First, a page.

Thursday, October 6, 2016

The Latest Project

When I don't have a book to read or a meeting over lunch, I love to browse the web for quilt blogs and see what others are doing in social media.

Beware -- a tangent is just ahead!  Social media to me seems like a very unsocial place lately.  Mean tweets, cyber-bullying, sexting that goes viral -- anything going viral!!  Can you think of anything less meaningful?  How about meeting up with some friends and chatting Face To Face??  How much more social is that?  LOL!  (She says as she blogs.)

So I've been seeing this sidebar icon recently that says "I took the process pledge".  I wanted to know more.  I always want to know more, but this pledge looked like it was going to deliver.

Clicking around, I found the original posting.  Dated May of 2010, the idea came from a quilter in Michigan.  She wanted people to post the process of whatever they were doing, not just a photo and comments on a finish.  I thought, what a lovely idea!  Like someone willing to help you do what you do. 

People are still linking up and taking the pledge.  There are as of today 980 bloggers who signed up to take the pledge and linked up.  However, and you knew there had to be a however, didn't you?

I clicked on several of the links in the 900-980 range, which would appear to be the most recent, and what do you think I found there?  Almost to a fault, the ones I viewed had photos of finished items and very little illustrated process.  Disappointment reigns.

IMHO when you take a pledge it's a promise, like a Scouting oath or the Pledge of Allegiance.  I hope that I haven't promised something and then didn't make every effort to deliver.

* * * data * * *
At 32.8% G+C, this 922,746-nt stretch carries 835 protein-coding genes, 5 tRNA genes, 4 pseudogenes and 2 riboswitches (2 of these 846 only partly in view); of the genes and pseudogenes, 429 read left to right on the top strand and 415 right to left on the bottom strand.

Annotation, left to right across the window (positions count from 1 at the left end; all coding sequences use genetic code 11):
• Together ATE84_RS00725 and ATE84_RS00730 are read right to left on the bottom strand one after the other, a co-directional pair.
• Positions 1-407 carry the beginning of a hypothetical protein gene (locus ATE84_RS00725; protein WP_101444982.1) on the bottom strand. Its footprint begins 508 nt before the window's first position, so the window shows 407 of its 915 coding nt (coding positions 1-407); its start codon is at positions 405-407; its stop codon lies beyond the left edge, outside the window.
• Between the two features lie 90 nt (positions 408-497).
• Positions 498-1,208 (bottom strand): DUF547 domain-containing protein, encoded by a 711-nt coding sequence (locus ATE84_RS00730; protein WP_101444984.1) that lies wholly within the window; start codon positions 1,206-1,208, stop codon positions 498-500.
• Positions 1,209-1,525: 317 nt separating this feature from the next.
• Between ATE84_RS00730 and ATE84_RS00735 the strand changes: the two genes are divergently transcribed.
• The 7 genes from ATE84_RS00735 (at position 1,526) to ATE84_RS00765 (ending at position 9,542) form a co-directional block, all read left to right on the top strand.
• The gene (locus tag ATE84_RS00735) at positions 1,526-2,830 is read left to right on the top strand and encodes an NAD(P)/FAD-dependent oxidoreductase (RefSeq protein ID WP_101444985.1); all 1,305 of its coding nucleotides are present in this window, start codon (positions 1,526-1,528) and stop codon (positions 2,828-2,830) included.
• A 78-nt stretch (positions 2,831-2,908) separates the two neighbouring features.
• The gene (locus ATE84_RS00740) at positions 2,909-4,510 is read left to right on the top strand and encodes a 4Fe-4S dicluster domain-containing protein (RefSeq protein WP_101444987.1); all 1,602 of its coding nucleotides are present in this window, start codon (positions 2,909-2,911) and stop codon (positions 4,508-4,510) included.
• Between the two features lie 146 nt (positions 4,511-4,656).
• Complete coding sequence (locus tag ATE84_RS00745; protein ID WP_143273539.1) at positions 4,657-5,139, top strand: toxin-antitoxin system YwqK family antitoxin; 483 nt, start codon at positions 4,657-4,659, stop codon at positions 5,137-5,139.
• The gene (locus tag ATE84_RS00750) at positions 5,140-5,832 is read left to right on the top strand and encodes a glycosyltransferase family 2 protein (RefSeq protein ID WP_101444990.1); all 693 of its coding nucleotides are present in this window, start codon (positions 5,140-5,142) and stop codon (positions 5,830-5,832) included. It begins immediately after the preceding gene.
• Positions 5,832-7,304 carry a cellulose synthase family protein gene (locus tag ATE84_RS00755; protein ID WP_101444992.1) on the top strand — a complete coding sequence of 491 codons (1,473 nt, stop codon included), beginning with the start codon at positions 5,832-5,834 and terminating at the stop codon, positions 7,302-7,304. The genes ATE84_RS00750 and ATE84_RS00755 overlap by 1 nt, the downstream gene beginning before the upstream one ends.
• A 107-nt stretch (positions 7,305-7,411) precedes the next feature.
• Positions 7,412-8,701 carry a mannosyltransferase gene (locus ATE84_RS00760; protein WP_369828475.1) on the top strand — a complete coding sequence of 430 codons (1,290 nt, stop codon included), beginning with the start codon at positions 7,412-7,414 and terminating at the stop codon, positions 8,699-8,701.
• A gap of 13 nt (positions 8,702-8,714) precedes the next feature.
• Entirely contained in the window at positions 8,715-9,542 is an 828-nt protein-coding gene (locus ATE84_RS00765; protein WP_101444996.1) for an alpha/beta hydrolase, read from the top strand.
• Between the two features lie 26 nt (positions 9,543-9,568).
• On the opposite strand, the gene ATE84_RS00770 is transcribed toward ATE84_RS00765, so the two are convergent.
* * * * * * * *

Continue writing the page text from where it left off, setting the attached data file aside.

Mom always said "don't make promised you can't keep" and "never break a promise to a child".  For the record, I didn't take the pledge but I'm trying to keep it!

This is my current project... my aunt bought a pattern at the WPS quilt expo to make a table topper.  It's super cute.  I'm sure you can pick it up at any quilt shop or google it and order it online.

When she opened it up, she got a little intimidated by the cutting directions.  The pieces are small -- one and a quarter inches wide.  She has trouble with rotary cutting anyway due to having had glaucoma so she asked if I would read the pattern and cut her a kit. 

The piecing directions don't look all that difficult if you have the pieces organized. I made myself a chart and started in.

The pattern recommends that you mark the pieces and separate them into baggies.  This turns out to be a very helpful idea.

 Because some of these pieces are really small...

So far it's been fun.  I really love this part of the quilting process, planning the fabrics, cutting the pieces, even reading the directions! 
I'll let you know how the sewing goes when we get there...
Sew on!

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